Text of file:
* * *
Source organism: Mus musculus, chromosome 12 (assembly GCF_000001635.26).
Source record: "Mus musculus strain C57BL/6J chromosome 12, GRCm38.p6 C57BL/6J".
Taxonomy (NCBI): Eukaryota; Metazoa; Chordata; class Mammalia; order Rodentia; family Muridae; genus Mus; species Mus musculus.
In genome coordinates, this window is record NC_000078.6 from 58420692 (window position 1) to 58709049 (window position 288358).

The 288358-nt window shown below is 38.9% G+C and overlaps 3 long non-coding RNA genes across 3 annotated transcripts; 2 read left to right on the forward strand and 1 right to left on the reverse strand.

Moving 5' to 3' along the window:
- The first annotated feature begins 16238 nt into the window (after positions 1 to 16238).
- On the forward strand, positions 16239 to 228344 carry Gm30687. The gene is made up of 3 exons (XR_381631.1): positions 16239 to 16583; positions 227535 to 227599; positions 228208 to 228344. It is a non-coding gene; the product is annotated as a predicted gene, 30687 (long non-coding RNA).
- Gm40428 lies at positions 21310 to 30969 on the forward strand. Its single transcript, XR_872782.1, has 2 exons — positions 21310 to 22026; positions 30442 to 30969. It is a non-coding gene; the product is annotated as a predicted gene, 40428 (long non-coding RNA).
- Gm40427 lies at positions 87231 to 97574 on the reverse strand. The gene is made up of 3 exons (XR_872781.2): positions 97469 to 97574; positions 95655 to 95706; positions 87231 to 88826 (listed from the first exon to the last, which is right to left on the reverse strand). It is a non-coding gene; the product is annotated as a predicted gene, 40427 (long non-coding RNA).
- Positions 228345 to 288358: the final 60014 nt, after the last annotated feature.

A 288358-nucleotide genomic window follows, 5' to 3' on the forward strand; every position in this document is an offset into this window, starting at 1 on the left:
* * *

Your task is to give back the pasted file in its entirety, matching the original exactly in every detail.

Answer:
Source organism: Mus musculus, chromosome 12 (assembly GCF_000001635.26).
Source record: "Mus musculus strain C57BL/6J chromosome 12, GRCm38.p6 C57BL/6J".
Taxonomy (NCBI): Eukaryota; Metazoa; Chordata; class Mammalia; order Rodentia; family Muridae; genus Mus; species Mus musculus.
In genome coordinates, this window is record NC_000078.6 from 58420692 (window position 1) to 58709049 (window position 288358).

The 288358-nt window shown below is 38.9% G+C and overlaps 3 long non-coding RNA genes across 3 annotated transcripts; 2 read left to right on the forward strand and 1 right to left on the reverse strand.

Moving 5' to 3' along the window:
- The first annotated feature begins 16238 nt into the window (after positions 1 to 16238).
- On the forward strand, positions 16239 to 228344 carry Gm30687. The gene is made up of 3 exons (XR_381631.1): positions 16239 to 16583; positions 227535 to 227599; positions 228208 to 228344. It is a non-coding gene; the product is annotated as a predicted gene, 30687 (long non-coding RNA).
- Gm40428 lies at positions 21310 to 30969 on the forward strand. Its single transcript, XR_872782.1, has 2 exons — positions 21310 to 22026; positions 30442 to 30969. It is a non-coding gene; the product is annotated as a predicted gene, 40428 (long non-coding RNA).
- Gm40427 lies at positions 87231 to 97574 on the reverse strand. The gene is made up of 3 exons (XR_872781.2): positions 97469 to 97574; positions 95655 to 95706; positions 87231 to 88826 (listed from the first exon to the last, which is right to left on the reverse strand). It is a non-coding gene; the product is annotated as a predicted gene, 40427 (long non-coding RNA).
- Positions 228345 to 288358: the final 60014 nt, after the last annotated feature.

A 288358-nucleotide genomic window follows, 5' to 3' on the forward strand; every position in this document is an offset into this window, starting at 1 on the left: